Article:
Consider one sense in which I can imagine that Scott Soames is Mike Tyson. Suppose Soames gets into a heated argument with some two-dimensionalist at a conference, and they come to blows. Soames unleashes a barrage of punches and floors the two-dimensionalist with a devastating uppercut. As I watch this, I can imagine that Soames is Tyson. Imagining this consists in seeing his punches as having Tysonian fury and power, and perhaps imagining that he has a Tyson face tattoo. I think of Soames as having Tysonian properties. But I don't imagine that Soames is leading a double life, bulking up and fighting as Tyson, then slimming down and writing books as himself.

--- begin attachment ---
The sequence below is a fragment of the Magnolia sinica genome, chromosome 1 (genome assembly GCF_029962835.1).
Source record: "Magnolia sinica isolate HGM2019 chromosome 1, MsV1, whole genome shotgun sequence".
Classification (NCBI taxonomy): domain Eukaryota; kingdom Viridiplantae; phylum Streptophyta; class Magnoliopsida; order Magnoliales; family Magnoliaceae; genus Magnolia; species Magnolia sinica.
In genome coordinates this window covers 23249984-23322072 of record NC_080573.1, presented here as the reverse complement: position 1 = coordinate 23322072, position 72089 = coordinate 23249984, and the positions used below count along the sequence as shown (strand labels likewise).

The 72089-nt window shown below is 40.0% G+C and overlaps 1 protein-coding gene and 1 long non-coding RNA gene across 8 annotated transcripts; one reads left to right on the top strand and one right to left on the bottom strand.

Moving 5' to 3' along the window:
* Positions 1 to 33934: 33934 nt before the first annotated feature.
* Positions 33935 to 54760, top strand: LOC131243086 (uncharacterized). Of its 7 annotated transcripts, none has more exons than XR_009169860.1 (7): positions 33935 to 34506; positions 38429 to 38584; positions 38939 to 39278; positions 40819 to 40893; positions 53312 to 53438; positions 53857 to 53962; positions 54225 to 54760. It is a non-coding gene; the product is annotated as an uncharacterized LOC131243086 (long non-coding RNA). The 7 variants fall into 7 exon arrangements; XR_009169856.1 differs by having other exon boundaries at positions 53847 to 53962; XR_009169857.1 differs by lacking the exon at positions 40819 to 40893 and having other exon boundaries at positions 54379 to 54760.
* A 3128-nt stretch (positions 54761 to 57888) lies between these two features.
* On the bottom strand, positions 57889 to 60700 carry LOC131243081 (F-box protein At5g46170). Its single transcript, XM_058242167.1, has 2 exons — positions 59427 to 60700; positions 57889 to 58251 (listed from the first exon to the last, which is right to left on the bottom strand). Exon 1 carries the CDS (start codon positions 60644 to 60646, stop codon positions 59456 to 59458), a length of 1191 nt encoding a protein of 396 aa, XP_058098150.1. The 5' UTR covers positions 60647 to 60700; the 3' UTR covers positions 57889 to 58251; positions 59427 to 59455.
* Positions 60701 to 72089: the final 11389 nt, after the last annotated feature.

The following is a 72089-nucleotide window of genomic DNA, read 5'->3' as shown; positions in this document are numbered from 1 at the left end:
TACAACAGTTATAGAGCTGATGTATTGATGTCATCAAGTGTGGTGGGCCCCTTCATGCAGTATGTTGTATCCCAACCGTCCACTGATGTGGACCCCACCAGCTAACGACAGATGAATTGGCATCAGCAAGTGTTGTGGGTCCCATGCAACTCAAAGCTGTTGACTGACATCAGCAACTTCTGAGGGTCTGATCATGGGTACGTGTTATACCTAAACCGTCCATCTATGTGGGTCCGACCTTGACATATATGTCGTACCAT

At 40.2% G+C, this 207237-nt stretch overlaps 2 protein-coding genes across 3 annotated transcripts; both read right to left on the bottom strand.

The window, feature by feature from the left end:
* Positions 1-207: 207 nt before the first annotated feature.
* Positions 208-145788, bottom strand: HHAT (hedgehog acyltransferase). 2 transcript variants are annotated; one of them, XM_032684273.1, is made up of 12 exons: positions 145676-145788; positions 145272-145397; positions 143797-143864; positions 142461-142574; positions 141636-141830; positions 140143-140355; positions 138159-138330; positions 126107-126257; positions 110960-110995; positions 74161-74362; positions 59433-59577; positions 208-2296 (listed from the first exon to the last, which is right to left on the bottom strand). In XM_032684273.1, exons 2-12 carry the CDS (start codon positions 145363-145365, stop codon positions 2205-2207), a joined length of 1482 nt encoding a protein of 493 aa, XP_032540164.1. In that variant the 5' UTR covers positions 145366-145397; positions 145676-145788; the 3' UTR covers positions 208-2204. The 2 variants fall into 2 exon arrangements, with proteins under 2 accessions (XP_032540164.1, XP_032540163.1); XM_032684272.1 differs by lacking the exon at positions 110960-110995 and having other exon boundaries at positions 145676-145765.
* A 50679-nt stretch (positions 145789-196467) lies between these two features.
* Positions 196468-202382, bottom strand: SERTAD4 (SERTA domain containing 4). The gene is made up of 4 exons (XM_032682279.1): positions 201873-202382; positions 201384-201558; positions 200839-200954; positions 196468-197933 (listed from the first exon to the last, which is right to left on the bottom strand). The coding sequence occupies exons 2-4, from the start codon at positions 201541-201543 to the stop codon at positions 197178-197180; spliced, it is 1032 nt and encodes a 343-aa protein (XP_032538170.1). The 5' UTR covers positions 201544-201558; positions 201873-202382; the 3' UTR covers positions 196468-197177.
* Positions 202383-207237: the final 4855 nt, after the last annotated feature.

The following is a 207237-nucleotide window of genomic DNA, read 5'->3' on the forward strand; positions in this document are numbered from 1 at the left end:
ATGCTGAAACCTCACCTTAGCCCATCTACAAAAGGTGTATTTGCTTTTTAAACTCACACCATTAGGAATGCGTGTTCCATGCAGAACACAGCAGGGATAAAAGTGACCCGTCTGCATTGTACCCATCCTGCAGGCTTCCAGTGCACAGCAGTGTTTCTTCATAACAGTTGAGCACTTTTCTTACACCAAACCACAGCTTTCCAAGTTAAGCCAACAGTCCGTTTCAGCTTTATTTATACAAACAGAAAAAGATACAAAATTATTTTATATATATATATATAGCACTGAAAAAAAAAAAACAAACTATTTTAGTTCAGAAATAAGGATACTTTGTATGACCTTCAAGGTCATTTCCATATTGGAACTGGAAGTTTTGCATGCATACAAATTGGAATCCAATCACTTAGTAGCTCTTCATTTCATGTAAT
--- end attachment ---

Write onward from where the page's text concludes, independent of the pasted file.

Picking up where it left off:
However, I do something different when I imagine a possible world in which Scott Soames is Mike Tyson. It's not that I imagine there being a bizarre Soames-Tyson hybrid who has a mixture of their descriptive characteristics (he knows how to box, but he can also use the diamond! sorry). This person won't succeed in being both Soames and Tyson. To imagine that Soames is Tyson, I have to imagine him living a double life. It needs to be a Morning Star - Evening Star kind of case where two seemingly different things are actually one and the same.
Maybe when I imagine that X is Y in the former case, X is taken to designate rigidly, while Y is taken as a descriptive term. In the latter case, both designate rigidly. I'm not sure what the moral of the story is beyond this, although it gives us a weird context in which proper names work as definite descriptions.
38 core books in Feminist Philosophy
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